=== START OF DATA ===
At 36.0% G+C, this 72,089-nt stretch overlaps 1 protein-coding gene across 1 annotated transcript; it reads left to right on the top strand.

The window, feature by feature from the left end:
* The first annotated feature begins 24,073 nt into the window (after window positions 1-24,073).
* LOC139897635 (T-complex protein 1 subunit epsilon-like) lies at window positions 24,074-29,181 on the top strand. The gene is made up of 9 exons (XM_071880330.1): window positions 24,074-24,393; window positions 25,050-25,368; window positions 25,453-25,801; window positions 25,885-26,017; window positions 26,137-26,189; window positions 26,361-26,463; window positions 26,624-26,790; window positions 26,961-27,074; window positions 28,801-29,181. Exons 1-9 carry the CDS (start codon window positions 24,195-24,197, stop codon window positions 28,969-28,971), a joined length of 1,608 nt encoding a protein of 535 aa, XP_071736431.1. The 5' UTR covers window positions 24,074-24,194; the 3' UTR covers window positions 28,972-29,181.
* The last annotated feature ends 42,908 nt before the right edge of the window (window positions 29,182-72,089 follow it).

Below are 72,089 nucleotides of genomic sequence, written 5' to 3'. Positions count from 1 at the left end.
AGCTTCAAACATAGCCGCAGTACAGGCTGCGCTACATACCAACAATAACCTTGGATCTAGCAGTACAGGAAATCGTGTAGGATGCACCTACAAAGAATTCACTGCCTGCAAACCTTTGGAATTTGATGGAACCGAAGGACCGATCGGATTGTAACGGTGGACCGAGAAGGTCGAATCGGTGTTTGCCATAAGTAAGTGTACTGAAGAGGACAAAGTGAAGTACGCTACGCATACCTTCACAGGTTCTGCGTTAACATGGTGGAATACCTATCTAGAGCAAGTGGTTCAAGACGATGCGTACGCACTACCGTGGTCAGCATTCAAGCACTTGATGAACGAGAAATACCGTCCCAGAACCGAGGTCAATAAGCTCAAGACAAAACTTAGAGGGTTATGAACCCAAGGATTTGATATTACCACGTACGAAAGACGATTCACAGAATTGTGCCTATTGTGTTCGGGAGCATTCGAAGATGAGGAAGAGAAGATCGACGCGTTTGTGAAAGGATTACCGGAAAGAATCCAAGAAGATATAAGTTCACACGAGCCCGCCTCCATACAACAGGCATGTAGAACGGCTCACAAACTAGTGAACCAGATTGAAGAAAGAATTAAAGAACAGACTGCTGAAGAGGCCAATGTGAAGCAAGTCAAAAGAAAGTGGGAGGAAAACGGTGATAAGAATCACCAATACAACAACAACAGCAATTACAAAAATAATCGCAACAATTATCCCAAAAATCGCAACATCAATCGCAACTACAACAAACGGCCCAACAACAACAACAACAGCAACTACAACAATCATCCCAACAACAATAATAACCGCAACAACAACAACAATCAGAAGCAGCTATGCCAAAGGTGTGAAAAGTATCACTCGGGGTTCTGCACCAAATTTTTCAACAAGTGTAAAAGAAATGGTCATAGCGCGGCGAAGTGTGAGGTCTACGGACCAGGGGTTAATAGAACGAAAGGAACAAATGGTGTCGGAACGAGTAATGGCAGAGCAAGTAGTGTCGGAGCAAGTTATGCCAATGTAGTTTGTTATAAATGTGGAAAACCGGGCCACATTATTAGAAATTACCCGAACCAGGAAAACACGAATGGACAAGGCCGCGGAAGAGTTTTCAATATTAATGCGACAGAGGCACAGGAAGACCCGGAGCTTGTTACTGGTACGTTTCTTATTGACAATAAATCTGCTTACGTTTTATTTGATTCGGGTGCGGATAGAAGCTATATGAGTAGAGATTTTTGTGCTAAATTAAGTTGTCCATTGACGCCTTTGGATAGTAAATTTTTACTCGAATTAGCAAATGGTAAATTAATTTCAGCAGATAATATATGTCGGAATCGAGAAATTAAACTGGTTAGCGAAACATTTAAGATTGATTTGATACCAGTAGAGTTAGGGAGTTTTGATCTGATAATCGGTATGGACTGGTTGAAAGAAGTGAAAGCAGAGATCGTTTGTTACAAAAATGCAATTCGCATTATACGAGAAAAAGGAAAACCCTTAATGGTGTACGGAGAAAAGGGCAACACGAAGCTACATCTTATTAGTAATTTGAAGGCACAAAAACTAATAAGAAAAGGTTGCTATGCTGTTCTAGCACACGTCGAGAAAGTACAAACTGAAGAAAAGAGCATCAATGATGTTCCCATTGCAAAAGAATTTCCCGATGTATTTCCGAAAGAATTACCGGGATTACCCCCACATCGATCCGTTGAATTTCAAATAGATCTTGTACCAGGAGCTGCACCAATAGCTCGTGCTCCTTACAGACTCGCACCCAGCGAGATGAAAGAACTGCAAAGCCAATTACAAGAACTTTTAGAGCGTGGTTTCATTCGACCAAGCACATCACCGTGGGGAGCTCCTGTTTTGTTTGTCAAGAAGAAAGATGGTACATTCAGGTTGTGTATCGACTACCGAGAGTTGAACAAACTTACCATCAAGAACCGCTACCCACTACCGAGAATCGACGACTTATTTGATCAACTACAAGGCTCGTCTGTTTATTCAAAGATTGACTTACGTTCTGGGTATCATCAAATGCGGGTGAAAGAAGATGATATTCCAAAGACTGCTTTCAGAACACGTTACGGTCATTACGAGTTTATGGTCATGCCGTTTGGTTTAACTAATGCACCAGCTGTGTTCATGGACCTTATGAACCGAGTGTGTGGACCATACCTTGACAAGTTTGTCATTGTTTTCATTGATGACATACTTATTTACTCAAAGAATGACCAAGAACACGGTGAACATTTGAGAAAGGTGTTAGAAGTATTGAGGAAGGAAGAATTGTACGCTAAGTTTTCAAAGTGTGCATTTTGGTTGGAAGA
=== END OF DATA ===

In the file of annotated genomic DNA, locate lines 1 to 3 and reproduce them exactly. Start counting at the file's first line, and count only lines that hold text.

At 36.0% G+C, this 72,089-nt stretch overlaps 1 protein-coding gene across 1 annotated transcript; it reads left to right on the top strand.

The window, feature by feature from the left end:
* The first annotated feature begins 24,073 nt into the window (after window positions 1-24,073).